Longines silver pocket watch for Camerer Kuss & Co, 1914

Last updated on June 5, 2021

My antique wish list has always contained the name Longines. Perhaps, it is not as recognisable as Rolex, but it is one of those horological brands with a long and illustrious history. This antique silver Longines pocket watch was originally retailed by Camerer Kuss & Co, London. I was very fortunate to find this watch, which I purchased a week ago. It is sitting, loudly ticking, on my desk as I type.

Longines pocket watch for Camerer Kuss & Co.

Camerer Kuss & Co

Camerer Kuss & Co were well known London watch and clock retailers. The company survived in some form up until 2002. There are dozens, if not hundreds, of Camerer & Kuss timepieces for sale online. Despite such a presence, the history of the company is sketchy at best. I couldn’t find a single definitive online source for the company history. Additionally, many of the brief outlines I discovered were contradictory. Therefore this is going to be a composite sketch of what I think is the history of Camerer Kuss & Co. From what I read online, the company is very well respected and their timepieces are considered to be good quality.

In the 1780s the Camerer and Kuss families were farmers in the Black Forest in Germany. They joined forces and began watchmaking as part of the local cottage industry. At some point around 1788 at least one member of each family emigrated to London and formed Camerer Kuss & Co. Although, promoting themselves as watch and clockmakers, they would simply have been purchasing the movements and assembling the watches with their own brand.

Name change

In 1845, Andrew Camerer and David Kuss, both descendants of the original owners, were operating a thriving business. A key part of which was importing Black Forest clocks from Germany. In 1867 the firm opened a retail outlet and workshop at 522 Oxford Street. The shop eventually had several London branches, some of which specialised in selling jewellery. At the beginning of the First World War, there was ill-feeling towards anybody with a German-sounding name. As a result, the spelling of the family name was changed to Cuss. This particular watch obviously predates the name change in 1914. In addition to watchmaking, the business developed a profitable clock-winding and maintenance round.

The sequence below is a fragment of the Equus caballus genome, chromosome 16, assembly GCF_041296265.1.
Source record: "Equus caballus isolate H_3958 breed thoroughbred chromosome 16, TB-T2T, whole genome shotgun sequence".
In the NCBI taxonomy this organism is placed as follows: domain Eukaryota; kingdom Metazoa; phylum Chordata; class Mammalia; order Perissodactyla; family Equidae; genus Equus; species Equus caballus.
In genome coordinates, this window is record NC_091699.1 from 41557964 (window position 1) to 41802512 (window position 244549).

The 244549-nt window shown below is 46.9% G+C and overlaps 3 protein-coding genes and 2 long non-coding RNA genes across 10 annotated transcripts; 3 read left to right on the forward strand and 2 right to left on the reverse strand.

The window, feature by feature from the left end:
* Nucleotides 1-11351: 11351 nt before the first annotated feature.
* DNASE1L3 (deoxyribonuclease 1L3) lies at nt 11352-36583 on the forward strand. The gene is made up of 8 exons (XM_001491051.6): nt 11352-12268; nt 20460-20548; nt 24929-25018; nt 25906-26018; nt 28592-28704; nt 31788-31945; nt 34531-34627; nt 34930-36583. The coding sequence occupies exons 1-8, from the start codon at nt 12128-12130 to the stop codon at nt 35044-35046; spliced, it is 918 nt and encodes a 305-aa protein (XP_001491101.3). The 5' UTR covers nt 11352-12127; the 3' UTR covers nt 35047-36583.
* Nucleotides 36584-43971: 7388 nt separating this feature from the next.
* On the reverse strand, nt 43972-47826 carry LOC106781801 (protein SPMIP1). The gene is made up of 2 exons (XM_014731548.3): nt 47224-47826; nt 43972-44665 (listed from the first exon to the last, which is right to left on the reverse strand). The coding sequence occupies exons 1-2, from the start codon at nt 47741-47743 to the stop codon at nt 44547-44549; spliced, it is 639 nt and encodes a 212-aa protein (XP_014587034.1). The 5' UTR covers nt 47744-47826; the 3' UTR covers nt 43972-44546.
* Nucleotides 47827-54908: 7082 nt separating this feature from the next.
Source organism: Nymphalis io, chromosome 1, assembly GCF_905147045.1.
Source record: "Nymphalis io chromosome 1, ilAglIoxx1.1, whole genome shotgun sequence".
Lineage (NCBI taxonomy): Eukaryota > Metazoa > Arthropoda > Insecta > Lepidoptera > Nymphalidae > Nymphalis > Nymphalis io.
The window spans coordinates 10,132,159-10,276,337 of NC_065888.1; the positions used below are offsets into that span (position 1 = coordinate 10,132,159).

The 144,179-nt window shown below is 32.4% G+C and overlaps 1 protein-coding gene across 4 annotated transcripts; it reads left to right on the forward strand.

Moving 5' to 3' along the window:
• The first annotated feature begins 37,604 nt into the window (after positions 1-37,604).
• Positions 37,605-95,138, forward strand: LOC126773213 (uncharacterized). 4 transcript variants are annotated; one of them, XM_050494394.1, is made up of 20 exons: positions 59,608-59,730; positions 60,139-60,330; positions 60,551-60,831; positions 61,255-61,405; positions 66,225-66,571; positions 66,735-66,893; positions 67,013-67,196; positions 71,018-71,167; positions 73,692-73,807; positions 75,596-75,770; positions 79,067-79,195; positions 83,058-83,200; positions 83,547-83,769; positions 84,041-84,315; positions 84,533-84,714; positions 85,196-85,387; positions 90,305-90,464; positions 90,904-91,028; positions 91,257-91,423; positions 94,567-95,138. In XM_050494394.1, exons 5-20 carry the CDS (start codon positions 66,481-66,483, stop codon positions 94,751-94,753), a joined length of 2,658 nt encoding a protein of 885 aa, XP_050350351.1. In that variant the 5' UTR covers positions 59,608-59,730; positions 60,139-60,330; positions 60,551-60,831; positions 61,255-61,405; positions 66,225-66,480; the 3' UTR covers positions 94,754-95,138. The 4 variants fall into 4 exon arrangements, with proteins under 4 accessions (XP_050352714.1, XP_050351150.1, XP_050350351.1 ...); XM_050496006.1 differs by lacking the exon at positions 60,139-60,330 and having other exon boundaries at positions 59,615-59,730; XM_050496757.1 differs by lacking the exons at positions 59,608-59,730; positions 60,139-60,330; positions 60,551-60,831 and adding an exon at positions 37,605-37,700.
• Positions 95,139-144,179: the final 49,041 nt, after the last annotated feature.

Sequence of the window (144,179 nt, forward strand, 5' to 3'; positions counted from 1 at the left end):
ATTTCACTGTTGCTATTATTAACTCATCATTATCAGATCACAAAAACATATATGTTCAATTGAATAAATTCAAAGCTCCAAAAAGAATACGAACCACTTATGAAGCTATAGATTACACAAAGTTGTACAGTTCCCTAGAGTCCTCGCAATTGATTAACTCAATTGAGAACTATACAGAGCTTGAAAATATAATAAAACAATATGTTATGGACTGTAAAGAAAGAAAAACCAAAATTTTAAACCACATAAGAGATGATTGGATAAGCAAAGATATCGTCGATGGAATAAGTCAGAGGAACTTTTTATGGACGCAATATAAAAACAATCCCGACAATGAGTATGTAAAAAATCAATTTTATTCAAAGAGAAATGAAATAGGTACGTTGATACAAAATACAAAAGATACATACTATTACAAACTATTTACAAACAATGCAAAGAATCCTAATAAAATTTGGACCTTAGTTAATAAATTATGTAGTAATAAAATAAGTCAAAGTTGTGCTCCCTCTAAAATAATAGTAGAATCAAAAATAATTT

Longines movement

This watch has a stem-winding pin-set movement. In particular, a Longines 19.75N, which is working very nicely. The 19.75N movement has 15 jewels. The movement is signed with the name of the original retailer, Camerer Kuss & Co. Longines would have supplied the watch movement as a private label piece. 19.75N is stamped discreetly on the edge of the movement. The serial number on the movement is 2,876,722 which dates it to 1912/1913. The movement is protected by an inner hinged dust cover.

The watch measures 50mm diameter excluding the winding stem and the loop. The case is silver and there are hallmarks inside the two case backs for London (import mark), 1914. Additionally, there is a maker’s mark for Arthur Baume and a retailer’s mark for Camerer Kuss & Co. Baume & Company were the importers of Longines watches to the UK and the Commonwealth.

Case

The case is in near perfect condition. There is very little sign of wear despite being over a hundred years old. As a result, it is a very presentable antique pocket watch. It has a nicely machined case back. The acrylic crystal is in excellent condition. The signed dial is also in superb condition and it has its original pin-set blued steel hands. Bluing steel is a process that tempers the steel and creates an oxidised coating that helps to prevent the hands from corroding. The steel hands are cleaned and polished. Next, the hands are heated, over a bed of brass filings, to a high temperature. The layer of brass filings is used to maintain a constant temperature exchange. The steel changes colour from gold to brown and then purple before it settles to blue.

Machined case back.

I am really pleased with this purchase. It adds some variety to my collection with the addition of a timepiece from a well-known retailer and manufacturer. This is probably the most presentable watch in my collection, the photographs really don’t do it justice. It has also passed the time test, running for 24 hours within a minutes accuracy. On a full wind, the power reserve was 29 hours at the listed accuracy. This is very acceptable for an antique pocket watch. The only downside at the moment is that I have no cause to wear an antique pocket watch as the coronavirus lockdown is preventing any social events.

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